That said, I would recommend buying European modules from Marmitek or Laser Business Systems. They'll be worth it in the long run and much less trouble. Also, things like X-10's wireless thermostat use 433.92MHz.
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Brian H

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Re: 120v or 240 VAC
« Reply #6 on: June 30, 2011, 07:36:30 PM »

We have had reports that some stepdown transformers didn't pass X10 signals while others do.
Guess it depends on the transformers construction.
The cap from primary to secondary has been reported to work if needed.

I saw the article on using the ESM1 to record X10 signals. On your site. Yes it is 12 Volt AC into the ESM1 meter from the wall transformer.
« Last Edit: June 30, 2011, 07:46:44 PM by Brian H »
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dave w

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Re: 120v or 240 VAC
« Reply #7 on: July 01, 2011, 09:56:47 AM »

I've used a 120VAC to 25VAC transformer as a way to reduce the line voltage for viewing on my 'scope. It also passed the 120kHz X-10 bursts.
Any attenuation?

I think my two EMS-1 may have some additional coupling internal to the wall wart. I put coaxial connectors on both my units and in the process I tried a generic 120 to 12V AC wall wart and got no reading.
« Last Edit: July 01, 2011, 10:01:30 AM by dave w »
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dhouston

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Re: 120v or 240 VAC
« Reply #8 on: July 01, 2011, 02:19:54 PM »

I've used a 120VAC to 25VAC transformer as a way to reduce the line voltage for viewing on my 'scope. It also passed the 120kHz X-10 bursts.
Any attenuation?
I really don't recall - it was too long ago for my enfeebled 70-year old brain to remember such details. However, if you look at the screenshots taken thru the ESM1 120VAC:12VAC, there's little evidence of attenuation. Unfortunately, you cannot force enough current thru the transformer to make it work in reverse.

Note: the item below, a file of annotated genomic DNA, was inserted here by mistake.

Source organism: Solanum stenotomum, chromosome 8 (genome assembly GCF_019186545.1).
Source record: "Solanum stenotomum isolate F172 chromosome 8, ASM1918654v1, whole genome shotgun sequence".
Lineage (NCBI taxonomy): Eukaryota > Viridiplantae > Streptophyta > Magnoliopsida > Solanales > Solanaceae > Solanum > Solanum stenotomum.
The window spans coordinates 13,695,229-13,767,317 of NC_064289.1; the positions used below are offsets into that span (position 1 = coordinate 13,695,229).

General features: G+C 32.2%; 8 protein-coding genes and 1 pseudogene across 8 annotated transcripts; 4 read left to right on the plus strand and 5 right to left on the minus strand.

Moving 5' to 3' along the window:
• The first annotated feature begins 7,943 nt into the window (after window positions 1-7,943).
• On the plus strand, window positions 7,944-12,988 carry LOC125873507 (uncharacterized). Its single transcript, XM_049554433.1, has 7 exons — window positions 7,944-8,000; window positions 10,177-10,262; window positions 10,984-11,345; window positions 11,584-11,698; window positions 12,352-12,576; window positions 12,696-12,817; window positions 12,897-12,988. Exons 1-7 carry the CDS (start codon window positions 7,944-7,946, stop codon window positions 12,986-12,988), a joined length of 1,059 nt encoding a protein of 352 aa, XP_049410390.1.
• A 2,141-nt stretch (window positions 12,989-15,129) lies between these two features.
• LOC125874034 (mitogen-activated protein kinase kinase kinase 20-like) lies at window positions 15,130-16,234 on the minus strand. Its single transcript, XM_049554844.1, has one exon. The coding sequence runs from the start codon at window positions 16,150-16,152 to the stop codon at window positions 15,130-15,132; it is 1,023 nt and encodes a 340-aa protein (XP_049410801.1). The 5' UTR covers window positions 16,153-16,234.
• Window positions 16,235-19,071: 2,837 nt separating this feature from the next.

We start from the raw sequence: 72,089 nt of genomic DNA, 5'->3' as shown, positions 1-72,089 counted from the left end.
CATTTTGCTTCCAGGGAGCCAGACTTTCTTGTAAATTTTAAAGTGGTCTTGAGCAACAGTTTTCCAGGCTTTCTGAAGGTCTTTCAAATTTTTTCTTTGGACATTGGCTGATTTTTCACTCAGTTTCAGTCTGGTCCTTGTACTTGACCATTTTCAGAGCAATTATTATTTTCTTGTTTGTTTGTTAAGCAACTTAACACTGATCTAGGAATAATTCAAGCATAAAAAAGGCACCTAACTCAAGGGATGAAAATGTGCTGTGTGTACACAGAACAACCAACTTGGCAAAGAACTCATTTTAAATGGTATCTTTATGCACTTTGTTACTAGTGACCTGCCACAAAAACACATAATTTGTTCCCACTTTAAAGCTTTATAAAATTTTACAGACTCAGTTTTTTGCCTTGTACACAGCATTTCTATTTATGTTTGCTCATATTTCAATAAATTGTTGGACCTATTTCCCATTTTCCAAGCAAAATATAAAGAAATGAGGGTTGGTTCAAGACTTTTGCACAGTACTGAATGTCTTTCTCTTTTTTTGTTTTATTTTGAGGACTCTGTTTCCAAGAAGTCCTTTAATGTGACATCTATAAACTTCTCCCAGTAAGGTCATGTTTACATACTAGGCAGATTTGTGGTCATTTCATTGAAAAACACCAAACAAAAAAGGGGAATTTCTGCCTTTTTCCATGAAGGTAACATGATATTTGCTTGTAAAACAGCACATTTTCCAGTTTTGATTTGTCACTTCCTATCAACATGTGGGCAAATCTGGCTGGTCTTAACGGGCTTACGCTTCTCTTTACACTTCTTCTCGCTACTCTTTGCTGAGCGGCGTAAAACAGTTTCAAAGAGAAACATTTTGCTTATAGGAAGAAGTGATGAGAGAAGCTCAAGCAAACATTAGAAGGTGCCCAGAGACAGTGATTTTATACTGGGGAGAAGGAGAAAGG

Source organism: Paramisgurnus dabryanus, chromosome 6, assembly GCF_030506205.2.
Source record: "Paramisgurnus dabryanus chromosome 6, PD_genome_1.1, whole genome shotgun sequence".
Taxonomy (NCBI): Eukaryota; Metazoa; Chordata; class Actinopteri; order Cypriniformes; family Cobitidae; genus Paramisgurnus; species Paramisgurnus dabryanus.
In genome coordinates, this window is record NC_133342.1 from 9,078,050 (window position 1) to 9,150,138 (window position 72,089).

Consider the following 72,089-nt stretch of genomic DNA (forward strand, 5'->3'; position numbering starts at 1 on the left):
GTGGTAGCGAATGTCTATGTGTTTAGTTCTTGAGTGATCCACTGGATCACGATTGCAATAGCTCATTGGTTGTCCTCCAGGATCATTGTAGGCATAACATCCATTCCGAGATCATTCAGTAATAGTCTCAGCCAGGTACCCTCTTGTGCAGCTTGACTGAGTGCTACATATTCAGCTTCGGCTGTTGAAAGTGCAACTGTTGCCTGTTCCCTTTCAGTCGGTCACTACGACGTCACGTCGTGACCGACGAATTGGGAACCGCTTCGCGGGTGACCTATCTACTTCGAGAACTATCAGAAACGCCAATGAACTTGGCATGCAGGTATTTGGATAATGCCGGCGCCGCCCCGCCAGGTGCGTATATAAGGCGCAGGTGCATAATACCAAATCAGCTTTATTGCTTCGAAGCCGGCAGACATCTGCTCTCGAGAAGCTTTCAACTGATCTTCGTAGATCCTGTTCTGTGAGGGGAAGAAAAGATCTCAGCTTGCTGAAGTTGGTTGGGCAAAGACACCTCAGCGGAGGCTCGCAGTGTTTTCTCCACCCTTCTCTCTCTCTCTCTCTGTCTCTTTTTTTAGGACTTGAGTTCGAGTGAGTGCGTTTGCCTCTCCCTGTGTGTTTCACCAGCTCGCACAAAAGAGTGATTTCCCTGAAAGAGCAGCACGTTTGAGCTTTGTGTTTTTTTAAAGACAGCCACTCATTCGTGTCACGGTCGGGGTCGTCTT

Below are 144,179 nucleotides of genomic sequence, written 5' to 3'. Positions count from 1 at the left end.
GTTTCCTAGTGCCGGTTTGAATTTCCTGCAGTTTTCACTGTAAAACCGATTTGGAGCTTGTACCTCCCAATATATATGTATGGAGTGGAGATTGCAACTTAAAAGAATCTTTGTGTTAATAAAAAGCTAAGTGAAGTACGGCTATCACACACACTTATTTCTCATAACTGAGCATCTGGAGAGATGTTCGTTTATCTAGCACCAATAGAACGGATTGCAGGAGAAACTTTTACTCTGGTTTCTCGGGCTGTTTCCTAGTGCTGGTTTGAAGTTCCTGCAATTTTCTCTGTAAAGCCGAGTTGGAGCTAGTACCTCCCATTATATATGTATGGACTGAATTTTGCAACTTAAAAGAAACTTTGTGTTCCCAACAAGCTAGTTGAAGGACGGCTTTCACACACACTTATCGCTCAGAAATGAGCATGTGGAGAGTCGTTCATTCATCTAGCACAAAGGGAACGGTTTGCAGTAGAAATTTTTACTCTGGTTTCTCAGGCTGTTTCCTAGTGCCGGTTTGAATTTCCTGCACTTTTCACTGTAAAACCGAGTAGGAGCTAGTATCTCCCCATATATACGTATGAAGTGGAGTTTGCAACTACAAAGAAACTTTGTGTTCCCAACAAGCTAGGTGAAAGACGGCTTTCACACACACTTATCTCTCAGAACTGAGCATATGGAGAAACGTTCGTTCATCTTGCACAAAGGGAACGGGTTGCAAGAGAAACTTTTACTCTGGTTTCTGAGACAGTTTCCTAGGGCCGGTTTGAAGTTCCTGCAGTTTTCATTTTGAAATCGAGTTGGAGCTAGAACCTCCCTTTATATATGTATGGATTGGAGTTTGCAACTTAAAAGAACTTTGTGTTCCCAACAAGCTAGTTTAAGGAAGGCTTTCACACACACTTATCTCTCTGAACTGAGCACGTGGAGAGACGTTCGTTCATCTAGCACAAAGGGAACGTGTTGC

As best I recall, I was looking at the 5-10Vpp superimposed on the 25VAC (~70Vpp) at ZC so I doubt I could have noticed any attenuation. 
« Last Edit: July 01, 2011, 02:39:33 PM by dhouston »
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aware

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Re: 120v or 240 VAC
« Reply #9 on: July 01, 2011, 05:13:39 PM »

Thanks for all valuable replies..
However, may I still again ask why so much big difference in pricing between US and European models?
 B:(
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dave w

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Re: 120v or 240 VAC
« Reply #10 on: July 01, 2011, 05:24:20 PM »

Thanks for all valuable replies..
However, may I still again ask why so much big difference in pricing between US and European models?
 B:(
$0.02

I can't speak for all, but I think we in US are puzzled by this also. I suspect Marmitek is an independant company and bases their prices on predicted volume. I suspect X10 120V, 60Hz stuff outsells 240V 50Hz stuff by 10:1.

("$0.02" - American shorthand for "this guess isn't worth two cents")  :D
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dhouston

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Re: 120v or 240 VAC
« Reply #11 on: July 01, 2011, 08:08:05 PM »

However, may I still again ask why so much big difference in pricing between US and European models?
Wrong question. Ask, instead, why there are so many different plug styles in Europe.